With the moth trap devoid of life this morning, my excuse to mooch around the house and garden with the kids was removed in an instant. The kids safely despatched to their play group I was faced with the difficult choice of work or checking out parking locations for some overnight car kipping capers in the Newton area.
Despite a number of upcoming deadlines I chose the latter. The car abandoned on a grass verge in Beadnell I trudged through seemingly endless rows of broken lobster pot adorned caravans before being accosted by a man laying tarmac who suddenly without warning veered toward me saying "You here for the Stint?"
"No" I replied indignantly "I try and find my own birds rather than picking up sloppy seconds" I tried to look convincing as I said it.
"Through the wooden gate and keep walking for a mile or so" he said, oblivious to my holier than thou indifference.
Determined not to succumb I spent the next hour wandering the dunes looking for interesting inverts to photograph of which there was the grand total of none.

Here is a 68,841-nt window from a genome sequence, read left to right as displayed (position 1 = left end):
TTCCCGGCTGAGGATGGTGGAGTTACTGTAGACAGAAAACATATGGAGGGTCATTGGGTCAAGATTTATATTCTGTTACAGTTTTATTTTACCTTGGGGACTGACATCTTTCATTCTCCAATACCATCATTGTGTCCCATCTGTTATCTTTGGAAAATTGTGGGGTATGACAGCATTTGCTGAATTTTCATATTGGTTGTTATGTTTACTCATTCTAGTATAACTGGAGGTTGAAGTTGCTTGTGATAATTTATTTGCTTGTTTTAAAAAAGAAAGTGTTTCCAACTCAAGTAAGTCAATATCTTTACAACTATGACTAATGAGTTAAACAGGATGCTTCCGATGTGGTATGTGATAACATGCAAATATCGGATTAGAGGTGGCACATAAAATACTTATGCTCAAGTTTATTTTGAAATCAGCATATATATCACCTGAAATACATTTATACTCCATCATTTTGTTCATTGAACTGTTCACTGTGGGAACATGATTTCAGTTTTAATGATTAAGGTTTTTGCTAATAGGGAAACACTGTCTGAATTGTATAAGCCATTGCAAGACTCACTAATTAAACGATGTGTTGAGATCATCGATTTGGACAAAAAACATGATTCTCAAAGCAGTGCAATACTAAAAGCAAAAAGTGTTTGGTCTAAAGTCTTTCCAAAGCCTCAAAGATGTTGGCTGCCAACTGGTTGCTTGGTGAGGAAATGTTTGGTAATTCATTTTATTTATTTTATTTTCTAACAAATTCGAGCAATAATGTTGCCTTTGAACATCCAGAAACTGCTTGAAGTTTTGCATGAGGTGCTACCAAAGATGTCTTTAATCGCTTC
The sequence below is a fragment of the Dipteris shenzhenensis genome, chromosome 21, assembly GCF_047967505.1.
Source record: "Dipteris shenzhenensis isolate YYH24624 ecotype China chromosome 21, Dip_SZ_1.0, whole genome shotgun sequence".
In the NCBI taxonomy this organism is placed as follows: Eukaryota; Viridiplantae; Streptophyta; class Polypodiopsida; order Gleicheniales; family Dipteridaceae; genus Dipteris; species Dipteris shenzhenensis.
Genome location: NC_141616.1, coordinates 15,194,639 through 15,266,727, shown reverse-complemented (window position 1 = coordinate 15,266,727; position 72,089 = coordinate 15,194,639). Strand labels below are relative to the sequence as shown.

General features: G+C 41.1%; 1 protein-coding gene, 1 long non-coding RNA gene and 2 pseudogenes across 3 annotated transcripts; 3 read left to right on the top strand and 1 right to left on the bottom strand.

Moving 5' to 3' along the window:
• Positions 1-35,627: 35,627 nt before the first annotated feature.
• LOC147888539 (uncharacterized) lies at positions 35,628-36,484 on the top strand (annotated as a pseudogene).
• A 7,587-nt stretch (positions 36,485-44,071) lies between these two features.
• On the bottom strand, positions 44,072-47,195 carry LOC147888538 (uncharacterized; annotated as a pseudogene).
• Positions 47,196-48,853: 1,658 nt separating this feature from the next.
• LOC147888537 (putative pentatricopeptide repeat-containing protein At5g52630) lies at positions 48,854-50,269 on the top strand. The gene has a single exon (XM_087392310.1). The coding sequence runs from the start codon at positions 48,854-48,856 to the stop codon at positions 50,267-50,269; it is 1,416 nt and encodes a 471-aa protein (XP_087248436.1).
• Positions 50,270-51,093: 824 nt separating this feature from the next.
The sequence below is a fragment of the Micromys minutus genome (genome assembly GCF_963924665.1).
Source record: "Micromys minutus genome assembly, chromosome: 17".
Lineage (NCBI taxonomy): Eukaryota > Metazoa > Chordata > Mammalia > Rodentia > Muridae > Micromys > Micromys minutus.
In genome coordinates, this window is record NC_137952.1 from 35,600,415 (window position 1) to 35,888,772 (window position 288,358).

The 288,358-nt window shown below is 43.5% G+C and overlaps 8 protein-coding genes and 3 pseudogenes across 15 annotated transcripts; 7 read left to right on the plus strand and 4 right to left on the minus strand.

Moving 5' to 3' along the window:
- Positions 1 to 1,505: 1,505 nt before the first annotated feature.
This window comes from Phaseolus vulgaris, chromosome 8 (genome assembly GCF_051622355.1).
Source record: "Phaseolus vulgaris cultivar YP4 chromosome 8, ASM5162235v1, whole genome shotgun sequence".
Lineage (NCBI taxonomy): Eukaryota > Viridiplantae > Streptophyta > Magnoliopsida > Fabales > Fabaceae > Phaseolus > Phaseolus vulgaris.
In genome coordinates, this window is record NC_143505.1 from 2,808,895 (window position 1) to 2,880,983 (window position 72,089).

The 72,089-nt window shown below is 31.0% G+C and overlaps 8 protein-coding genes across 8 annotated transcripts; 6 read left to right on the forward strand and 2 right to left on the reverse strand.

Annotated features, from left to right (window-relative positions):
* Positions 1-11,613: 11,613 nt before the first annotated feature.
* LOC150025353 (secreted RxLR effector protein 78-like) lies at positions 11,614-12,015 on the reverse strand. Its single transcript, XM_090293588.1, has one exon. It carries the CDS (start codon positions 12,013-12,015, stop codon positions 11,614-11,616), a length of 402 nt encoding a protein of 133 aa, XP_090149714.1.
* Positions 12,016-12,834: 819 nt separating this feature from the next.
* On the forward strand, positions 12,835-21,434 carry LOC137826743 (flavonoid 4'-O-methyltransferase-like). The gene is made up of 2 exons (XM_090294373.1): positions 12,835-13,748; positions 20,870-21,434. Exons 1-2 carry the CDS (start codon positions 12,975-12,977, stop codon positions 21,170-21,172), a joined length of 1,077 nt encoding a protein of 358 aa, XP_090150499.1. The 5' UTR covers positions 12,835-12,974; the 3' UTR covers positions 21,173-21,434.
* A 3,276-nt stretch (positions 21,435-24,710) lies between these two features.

"That's probably the pool those Temminck's Stints were on" I thought as I casually glanced inland whilst following a day flying moth. This particular moth was very interesting and headed toward the pool, prompting me to have to scope the muddy edges in search of it.
And yes, after a good while looking for the moth and having been joined by 2-3 other birders it was confirmed that all three of yesterday's Temminck's Stint were still present. I may have glanced at them as I swept my scope across trying to catch the flight of a Small White butterfly, I may even involuntarily commented on one or two salient ID features, just to help the others out and appear interested. I don't really remember as I soon left to search for suitable tent pitching locations.
Twitcher? Not me mate, nooo I do patch birds and the odd moth me.